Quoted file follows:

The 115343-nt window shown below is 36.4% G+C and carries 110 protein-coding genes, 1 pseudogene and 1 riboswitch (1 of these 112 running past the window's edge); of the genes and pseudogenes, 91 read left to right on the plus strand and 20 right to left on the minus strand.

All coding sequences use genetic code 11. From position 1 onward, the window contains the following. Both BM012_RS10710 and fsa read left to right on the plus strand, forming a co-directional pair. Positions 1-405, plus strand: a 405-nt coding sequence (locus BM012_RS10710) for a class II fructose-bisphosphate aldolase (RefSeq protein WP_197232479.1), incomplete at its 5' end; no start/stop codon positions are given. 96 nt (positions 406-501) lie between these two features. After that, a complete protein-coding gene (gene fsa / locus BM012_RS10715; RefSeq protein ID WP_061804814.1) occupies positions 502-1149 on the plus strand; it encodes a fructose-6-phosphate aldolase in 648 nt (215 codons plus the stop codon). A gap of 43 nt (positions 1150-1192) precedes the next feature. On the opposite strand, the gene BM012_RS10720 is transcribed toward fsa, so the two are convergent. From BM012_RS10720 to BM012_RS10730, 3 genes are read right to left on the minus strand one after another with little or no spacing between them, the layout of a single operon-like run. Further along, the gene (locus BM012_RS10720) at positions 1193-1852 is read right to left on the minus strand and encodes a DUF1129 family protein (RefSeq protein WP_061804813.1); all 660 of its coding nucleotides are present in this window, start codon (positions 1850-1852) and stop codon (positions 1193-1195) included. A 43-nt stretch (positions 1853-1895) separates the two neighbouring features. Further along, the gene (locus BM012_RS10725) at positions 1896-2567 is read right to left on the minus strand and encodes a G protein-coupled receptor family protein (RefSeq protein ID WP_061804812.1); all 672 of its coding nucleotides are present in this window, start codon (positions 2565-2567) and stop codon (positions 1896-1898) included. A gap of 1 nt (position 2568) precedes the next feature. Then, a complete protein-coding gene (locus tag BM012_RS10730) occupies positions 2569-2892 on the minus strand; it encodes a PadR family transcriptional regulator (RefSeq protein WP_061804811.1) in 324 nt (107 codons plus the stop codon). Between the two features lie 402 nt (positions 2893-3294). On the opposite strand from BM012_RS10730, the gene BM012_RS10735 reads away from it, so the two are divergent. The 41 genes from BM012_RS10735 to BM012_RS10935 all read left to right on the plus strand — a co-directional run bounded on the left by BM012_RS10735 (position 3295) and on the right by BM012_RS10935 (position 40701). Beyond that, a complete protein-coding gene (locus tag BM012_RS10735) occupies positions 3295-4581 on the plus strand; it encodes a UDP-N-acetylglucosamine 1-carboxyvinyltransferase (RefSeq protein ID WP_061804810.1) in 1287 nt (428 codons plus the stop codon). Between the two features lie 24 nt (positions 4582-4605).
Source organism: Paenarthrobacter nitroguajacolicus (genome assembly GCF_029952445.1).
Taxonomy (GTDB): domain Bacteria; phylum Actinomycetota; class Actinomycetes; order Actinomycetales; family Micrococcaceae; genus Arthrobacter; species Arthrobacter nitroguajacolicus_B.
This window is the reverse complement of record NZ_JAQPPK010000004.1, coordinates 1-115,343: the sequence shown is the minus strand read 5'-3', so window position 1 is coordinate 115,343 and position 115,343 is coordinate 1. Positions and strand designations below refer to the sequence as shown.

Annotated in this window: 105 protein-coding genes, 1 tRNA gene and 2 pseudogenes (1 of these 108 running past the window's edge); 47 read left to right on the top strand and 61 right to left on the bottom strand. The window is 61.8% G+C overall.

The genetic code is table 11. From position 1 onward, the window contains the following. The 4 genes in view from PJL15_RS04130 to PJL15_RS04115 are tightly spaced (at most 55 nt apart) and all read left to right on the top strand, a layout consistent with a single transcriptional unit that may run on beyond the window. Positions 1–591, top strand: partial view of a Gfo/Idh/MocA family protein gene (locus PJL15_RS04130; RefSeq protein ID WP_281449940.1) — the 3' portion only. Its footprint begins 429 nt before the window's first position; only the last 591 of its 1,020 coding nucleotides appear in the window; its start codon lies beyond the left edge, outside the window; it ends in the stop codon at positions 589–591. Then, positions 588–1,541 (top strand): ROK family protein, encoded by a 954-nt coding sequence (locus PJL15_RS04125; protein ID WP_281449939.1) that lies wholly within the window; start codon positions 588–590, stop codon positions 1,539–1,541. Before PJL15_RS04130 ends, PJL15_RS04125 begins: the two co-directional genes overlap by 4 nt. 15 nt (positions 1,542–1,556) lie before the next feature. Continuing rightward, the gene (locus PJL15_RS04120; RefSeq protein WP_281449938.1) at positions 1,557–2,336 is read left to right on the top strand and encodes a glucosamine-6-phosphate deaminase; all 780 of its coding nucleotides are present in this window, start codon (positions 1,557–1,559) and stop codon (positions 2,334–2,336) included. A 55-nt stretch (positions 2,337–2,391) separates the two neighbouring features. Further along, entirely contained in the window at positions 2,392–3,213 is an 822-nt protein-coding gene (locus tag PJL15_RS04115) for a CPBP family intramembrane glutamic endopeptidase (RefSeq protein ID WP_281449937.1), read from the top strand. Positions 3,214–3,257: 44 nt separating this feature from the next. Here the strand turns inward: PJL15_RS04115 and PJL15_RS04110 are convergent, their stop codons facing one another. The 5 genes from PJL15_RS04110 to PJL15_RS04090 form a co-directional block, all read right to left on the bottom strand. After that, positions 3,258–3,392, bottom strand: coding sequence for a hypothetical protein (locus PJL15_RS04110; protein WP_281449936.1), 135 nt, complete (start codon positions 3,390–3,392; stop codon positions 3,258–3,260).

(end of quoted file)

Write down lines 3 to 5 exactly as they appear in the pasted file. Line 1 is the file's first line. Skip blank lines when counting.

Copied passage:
Source organism: Paenarthrobacter nitroguajacolicus (genome assembly GCF_029952445.1).
Taxonomy (GTDB): domain Bacteria; phylum Actinomycetota; class Actinomycetes; order Actinomycetales; family Micrococcaceae; genus Arthrobacter; species Arthrobacter nitroguajacolicus_B.
This window is the reverse complement of record NZ_JAQPPK010000004.1, coordinates 1-115,343: the sequence shown is the minus strand read 5'-3', so window position 1 is coordinate 115,343 and position 115,343 is coordinate 1. Positions and strand designations below refer to the sequence as shown.